If you drive in this city, you’ve probably been in one of these two situations: One, too cheap to pay for parking, you go to a side street and take advantage of one-hour free parking. But having stayed a little longer than an hour, you find a $30 ticket on your windshield.
Two, en route to an important business meeting, you park on a main street. When you pay at one of those solar-powered payment machines you are forced to gaze into the crystal ball and estimate how long your stay will be. You pay for 90 minutes but your meeting goes a few minutes late. You come out and have a $30 ticket on your windshield.
I’ve been in both situations several times. Once I got a ticket after being stuck in a waiting line at Metro Hall. It was a bitter pill—the reason I was there in the first place was to dispute an earlier parking ticket.
Inflexible city parking is also one of Bern Grush’s pet peeves. An outspoken transportation consultant, Grush has been in the pages of the Toronto Star before.
As founder of Toronto-based vehicle metering start-up Skymeter, he has been a vocal advocate of using GPS satellite-tracking technologies and sophisticated software to charge drivers for the number of kilometres they travel, with the fee based on when they drive and where they go.
Earlier this year, I hitched a ride with Grush after leaving a downtown conference. As we cruised across the city, he drew attention to how the municipality was throwing money out the window by undercharging for some parking spots and being too rigid with the rules.
In his view, Toronto could generate millions of dollars a year in additional revenues, reduce vehicle emissions, and make drivers happier by simply managing its parking inventory more efficiently. This could be done using the same technology that Skymeter uses for pay-as-you-go driving.
Free one-hour street parking is a waste, he said, adding that most drivers would gladly pay a reasonable fee for the convenience of such spots. What drivers don’t like is getting ticketed just because they parked for longer than an hour, even if just by a minute.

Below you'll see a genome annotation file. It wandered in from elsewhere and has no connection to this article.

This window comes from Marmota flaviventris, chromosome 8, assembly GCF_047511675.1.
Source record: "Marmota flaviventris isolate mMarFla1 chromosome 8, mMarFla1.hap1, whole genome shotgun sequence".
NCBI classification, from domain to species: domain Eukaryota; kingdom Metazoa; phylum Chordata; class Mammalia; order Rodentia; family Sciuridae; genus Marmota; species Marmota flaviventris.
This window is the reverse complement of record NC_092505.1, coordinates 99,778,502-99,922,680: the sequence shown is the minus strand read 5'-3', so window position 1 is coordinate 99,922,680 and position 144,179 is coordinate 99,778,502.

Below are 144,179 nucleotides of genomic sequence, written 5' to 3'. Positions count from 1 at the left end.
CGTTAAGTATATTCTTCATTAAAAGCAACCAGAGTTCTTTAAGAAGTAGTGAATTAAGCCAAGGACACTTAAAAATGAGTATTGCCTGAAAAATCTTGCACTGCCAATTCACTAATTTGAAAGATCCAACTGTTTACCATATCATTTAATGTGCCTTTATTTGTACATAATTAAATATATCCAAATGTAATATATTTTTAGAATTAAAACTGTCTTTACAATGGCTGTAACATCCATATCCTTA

That’s why motorists often avoid these one-hour spots, and end up driving around the block several times looking for a less risky and reasonably priced alternative – burning fuel in the process.
Why not charge an additional fee beyond that hour, and have the fee increase gradually as more time passes?
If you’ve ever driven a car-share vehicle, you’ll know the technology exists to do this automatically. Essentially, it would be an iTunes-like model. Sign up, put your credit card on file, and get a monthly bill reflecting your parking charges.
No need to dig for change in the glove compartment, and no need to rush out of that restaurant or meeting for fear of getting a ticket.
Like pay-as-you-go driving and pay-as-you-drive insurance schemes, parking fees could also be adjusted for location and time of day – a premium charge for rush hour, for example—to control congestion in certain parts of the city.
The municipality, meanwhile, would no longer need a costly fleet of parking enforcement officers driving around streets chalking tires. The same approach could eventually apply to metered spots on main streets and at Green P lots.
Studies have shown, said Grush, that motorists place top value on four things when it comes to parking: ease of finding a spot, avoiding tickets, convenient method of payment, and reasonable cost – in that order.
“The scheme I describe satisfies all four,” he said. “This approach can bring a lot of value to Toronto – city finances, drivers, congestion, air, sanity and retailers.”
Whenever this idea of GPS-based vehicle tracking comes up, it inevitably draws legitimate concerns about privacy. After all, you’ll have a black box in your car that follows you around all day.
Obviously, securing the data that is collected and following key privacy protection principles would be a minimum requirement. But Grush said another way to ease concerns is to make the service and the added convenience it offers voluntary.
It is human nature – people don’t like being forced to do things, and when they are, most are suspicious. But make it voluntary and no problem, suddenly you’ve got nearly a billion active Facebook users and hundreds of millions of iPhone-toting consumers signing up to location-based apps.
Under Grush’s scheme, it’s best to think of your vehicle as just a big smart phone on wheels, and pay-as-you-park services as just another app that makes your daily routine a bit easier.
I’d sign up.
Now, some might shake their heads and say the focus should be on reducing the number of vehicles on our streets, not making it easier for people to park. True, we need to get more people taking transit, cycling and walking, but cars are here to stay.
The challenge is to reduce their impact as much as we can and accommodate them in a way that keeps the city both functional and a more enjoyable place to live and work.